Today Barb and Sharon joined an exclusive club at the University. They are now officially members of the 10-year employee contingent at Scranton. The two were among the 37 employees from the faculty and staff, as well as ARAMark and the Bookstore, who were honored at a luncheon in the Rose Room of Brennan Hall. They received a certificate, pin, and long-stemmed white rose to mark the occasion. Later this month, Michael Knies will mark a special milestone at the University as well. On May 20, Michael will be inducted into the Pro Do et Universitate Society, commemorating his twentieth anniversary of service to the Weinberg Library. Please offer your best wishes to Barb, Sharon, and Michael as they celebrate their accomplishments!
The Staff Senate of the University of Scranton has selected Special Collections Assistant Beth Teets Shoemaker as its Spirit Award Winner for the month of May. Congratulations to our very own Beth for receiving this campus-wide recognition!
Visit the 5th floor Heritage Room in the Weinberg Memorial Library to view the latest publications written by University of Scranton faculty members. Books, journals articles, and conference proceedings from departments across campus are on display.
The Library has reopened for 2013. During Intersession, the Library has (somewhat) reduced hours beginning January 2 and running until the Spring Semester starts on January 30.
Monday through Thurs. 8 A.M. to 10 P.M.
Friday 8 A.M. to 4:30 P.M.
Saturday Noon to 6 P.M.
Sunday Noon to 10 P.M.
Please call 570 941-7524 for hours for Media and Special Collections.
The Weinberg Library’s very own Cataloging Librarian, Michelle (Sheli) McHugh, has been named the Northeast Woman by the Sunday Scranton Times newspaper. Please offer your congratulations to her and read the full story here.
The Weinberg Library is open until midnight Wednesday and Thursday, Dec. 7-8. Friday hours are 8 a.m.-10 p.m., Saturday 9 a.m.-9 p.m. and Sunday noon to midnight. Next Monday through Thursday, Dec. 12-15, we will be open from 7 a.m. to 2 a.m. Friday’s (Dec. 16) hours are 8 a.m.- midnight and on Saturday, Dec. 17 we are open from 8 a.m.-5 p.m. We will be closed on Dec. 18th (Sunday).
After 10 P.M. please enter and leave through the Pro Deo Room doors, as the Library will close to the public after 10 p.m.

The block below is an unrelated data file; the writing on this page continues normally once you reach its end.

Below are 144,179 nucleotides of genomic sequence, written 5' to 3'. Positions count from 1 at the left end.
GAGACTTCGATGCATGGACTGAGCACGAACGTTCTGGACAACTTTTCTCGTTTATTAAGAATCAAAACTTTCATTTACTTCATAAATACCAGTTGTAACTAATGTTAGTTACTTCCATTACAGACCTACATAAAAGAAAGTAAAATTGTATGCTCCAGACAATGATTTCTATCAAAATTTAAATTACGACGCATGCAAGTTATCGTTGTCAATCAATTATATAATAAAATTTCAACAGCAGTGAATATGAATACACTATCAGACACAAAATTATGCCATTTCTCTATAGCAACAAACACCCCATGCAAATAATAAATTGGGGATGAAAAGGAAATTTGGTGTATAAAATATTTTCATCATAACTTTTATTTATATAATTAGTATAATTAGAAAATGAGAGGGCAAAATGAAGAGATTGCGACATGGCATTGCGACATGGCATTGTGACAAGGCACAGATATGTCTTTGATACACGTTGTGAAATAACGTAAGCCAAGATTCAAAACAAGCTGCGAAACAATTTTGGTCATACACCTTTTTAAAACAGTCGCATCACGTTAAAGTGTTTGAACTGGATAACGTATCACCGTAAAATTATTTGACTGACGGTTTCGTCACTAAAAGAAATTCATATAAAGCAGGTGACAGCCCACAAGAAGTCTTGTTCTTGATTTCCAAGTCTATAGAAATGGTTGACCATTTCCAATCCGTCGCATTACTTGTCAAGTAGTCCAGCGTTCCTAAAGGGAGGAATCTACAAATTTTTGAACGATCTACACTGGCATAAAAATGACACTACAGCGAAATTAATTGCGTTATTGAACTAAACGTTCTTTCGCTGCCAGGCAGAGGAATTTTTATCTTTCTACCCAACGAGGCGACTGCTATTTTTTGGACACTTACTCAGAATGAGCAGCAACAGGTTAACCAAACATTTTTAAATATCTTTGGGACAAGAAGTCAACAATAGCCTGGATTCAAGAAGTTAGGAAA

You can now charge your laptop or other electronic device by using the new outlets on the tables in the Reference Area of the Library. No more tripping over cords or dealing with worn down batteries. There is also a charging station near the Reference Desk where you can plug-in your iPad, laptop or phone.
The Weinberg Library begins (slightly) abbreviated service hours starting Tuesday, May 31. Regular weekdays (Monday-Thursday) hours are 8 A.M. until 10 P.M. We open at 8 A.M. and close at 4:30 P.M. on Fridays. Saturday hours are noon to 6 P.M. and Sunday hours are noon to 8 P.M. The complete holiday, break, and Media Resources hours are posted on the Library’s homepage.
The Weinberg Library has posted terms for using the group study rooms on the window/door of each room. As exam time approaches, there is a greater demand than usual on these rooms, found on the 1st, 2nd, 3rd, and 4th floors of the Library. We ask that you observe these posted rules at all times. Most importantly, and for your own safety and security, we ask that you do not leave your valuables in the room when you take a dinner, coffee, or restroom break. Laptop computers, purses, backpacks, and textbooks can disappear very easily when left unattended. Leaving your personal belongings in the room does not “reserve or hold” the room for you. And please remember, the group study rooms are not for single studying. The Library has plenty of carrels on every floor where you can study individually. If you have any questions, please contact the Reference Desk on the 2nd floor of the Library.
According to a study that appeared on the front page of the January 31st edition of the New York Times, males in their mid-twenties account for 87% of the articles written for Wikipedia. Over 3.5 million articles in over 250 languages comprise this evolving decade-old encyclopedia, which rises to the top of almost any Google search one conducts.
Early in 2010, researchers at a joint center of the United Nations University and Maastricht University collaborated with the Wikipedia Foundation to assess the demographics of contributors to the website. Now that the profile has been released, Sue Gardner, the executive director of the foundation, has set a goal of raising the gender equity of contributors to 25% by 2015.
Several industry analysts and organizational behaviorists have tried to suggest theories to explain the gender differences. Gardner herself believes that “the traditions of the computer world and an obsessive fact-loving realm dominated by men and uncomfortable for women” has created the disparity.
Whatever the explanation, the facts speak for themselves. So the next time you consult the online encyclopedia for a quick refresher on a fact, take note of the article’s authorship. And better yet, women “know-it-alls” out there, contribute!
For the complete article, refer to The New York Times from Monday, January 31, 2011.